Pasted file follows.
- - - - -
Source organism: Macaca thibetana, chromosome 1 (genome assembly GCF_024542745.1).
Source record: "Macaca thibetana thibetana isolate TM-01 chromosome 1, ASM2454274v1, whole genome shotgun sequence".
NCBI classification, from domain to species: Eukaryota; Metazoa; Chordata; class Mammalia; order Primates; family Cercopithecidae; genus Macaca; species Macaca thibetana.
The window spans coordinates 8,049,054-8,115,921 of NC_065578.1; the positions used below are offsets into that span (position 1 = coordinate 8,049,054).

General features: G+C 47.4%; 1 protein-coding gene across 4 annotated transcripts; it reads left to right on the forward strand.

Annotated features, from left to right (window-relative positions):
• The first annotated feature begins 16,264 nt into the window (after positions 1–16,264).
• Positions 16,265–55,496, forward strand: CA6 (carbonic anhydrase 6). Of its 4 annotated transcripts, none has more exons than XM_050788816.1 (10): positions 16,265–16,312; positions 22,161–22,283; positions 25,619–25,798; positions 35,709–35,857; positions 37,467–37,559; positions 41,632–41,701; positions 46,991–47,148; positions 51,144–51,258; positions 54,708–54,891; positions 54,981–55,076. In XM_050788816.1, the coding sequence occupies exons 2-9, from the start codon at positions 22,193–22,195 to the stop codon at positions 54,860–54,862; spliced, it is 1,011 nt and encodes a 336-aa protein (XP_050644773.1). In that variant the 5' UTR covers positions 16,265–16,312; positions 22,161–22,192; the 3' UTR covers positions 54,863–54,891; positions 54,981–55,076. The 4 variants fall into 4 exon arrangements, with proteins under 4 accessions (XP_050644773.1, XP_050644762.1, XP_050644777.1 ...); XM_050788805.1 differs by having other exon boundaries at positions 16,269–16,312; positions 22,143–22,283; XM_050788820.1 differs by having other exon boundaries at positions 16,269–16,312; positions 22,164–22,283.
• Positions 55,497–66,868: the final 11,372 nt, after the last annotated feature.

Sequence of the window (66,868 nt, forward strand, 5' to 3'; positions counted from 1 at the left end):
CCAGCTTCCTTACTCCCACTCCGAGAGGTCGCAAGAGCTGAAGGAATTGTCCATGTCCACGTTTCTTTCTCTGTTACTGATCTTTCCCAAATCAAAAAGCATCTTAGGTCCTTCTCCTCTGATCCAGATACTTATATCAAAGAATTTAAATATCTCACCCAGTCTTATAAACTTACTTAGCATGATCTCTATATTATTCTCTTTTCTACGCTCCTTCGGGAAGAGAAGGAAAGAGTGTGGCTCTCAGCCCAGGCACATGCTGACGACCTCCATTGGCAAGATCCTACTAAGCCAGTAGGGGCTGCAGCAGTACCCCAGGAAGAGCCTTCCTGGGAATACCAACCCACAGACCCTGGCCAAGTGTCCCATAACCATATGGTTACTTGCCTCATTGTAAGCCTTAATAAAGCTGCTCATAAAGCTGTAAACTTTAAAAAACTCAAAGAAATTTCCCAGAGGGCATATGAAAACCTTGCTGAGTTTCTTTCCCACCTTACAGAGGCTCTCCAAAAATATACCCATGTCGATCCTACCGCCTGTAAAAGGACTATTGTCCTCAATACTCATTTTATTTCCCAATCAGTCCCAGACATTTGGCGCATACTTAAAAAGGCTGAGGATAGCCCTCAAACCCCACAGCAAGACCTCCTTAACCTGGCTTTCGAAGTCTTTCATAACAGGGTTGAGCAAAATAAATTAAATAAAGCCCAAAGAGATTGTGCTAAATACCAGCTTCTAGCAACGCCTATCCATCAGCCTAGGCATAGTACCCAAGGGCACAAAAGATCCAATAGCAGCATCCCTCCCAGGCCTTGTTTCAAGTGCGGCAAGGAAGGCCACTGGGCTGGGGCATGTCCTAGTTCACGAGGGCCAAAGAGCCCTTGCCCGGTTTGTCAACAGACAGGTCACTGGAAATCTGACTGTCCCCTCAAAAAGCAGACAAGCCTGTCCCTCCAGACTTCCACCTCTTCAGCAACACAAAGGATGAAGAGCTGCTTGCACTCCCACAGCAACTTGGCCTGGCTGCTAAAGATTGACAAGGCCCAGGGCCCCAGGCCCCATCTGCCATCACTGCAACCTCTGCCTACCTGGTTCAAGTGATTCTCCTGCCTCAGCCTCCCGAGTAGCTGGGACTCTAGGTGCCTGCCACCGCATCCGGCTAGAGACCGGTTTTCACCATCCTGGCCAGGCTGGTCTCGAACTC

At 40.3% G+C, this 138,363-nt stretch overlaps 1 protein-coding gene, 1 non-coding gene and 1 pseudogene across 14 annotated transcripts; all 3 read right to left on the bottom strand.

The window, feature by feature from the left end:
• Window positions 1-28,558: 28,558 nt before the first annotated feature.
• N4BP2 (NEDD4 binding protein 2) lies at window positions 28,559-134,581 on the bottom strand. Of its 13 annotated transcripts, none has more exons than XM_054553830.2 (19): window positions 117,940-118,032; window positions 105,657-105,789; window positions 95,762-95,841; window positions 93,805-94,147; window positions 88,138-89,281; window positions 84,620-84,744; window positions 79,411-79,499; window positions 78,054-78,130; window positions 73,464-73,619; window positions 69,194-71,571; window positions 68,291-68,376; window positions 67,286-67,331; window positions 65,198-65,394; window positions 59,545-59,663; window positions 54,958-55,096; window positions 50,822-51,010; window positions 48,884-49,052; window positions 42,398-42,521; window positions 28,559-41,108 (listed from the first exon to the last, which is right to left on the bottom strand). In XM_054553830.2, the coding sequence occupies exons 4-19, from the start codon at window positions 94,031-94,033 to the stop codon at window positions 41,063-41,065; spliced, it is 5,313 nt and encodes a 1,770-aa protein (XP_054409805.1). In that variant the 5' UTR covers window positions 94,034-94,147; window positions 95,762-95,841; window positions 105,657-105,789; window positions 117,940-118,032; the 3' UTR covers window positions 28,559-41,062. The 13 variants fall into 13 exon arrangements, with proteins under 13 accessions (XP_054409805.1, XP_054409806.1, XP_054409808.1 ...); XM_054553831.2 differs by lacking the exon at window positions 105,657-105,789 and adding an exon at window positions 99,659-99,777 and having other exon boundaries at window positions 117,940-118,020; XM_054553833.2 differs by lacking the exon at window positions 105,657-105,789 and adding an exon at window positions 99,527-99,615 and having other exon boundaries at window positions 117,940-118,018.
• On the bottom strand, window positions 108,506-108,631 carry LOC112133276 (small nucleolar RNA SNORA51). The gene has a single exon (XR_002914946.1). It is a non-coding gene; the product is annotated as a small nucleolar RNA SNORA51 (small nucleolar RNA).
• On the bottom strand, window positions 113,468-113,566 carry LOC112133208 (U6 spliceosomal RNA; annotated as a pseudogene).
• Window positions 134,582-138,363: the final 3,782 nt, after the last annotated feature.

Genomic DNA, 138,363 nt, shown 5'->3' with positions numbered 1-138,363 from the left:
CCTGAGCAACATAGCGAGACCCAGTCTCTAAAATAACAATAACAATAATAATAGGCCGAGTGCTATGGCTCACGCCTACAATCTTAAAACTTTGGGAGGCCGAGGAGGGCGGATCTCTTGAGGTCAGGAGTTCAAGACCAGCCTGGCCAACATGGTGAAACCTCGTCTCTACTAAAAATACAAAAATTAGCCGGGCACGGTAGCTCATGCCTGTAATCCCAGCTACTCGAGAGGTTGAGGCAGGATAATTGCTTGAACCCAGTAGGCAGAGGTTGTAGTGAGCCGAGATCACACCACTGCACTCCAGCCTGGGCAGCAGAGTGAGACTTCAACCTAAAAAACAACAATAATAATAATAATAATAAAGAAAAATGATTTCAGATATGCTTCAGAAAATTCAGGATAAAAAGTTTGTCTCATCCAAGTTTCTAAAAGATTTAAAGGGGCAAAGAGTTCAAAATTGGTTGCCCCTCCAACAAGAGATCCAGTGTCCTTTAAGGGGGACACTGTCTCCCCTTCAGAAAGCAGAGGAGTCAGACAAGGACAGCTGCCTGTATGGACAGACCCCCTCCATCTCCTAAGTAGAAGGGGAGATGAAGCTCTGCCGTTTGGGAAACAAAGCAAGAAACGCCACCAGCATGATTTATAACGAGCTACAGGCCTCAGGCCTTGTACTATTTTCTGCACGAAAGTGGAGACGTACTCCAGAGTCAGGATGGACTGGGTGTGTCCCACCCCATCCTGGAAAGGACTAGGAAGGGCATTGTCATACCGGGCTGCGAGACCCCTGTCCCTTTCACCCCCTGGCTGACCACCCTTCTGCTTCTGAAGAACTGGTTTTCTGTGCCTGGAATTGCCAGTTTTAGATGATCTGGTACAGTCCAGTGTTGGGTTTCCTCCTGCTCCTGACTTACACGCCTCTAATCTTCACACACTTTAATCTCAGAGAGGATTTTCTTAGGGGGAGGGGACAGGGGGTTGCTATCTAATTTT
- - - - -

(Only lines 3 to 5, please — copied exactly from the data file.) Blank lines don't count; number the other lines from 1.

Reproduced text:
NCBI classification, from domain to species: Eukaryota; Metazoa; Chordata; class Mammalia; order Primates; family Cercopithecidae; genus Macaca; species Macaca thibetana.
The window spans coordinates 8,049,054-8,115,921 of NC_065578.1; the positions used below are offsets into that span (position 1 = coordinate 8,049,054).

General features: G+C 47.4%; 1 protein-coding gene across 4 annotated transcripts; it reads left to right on the forward strand.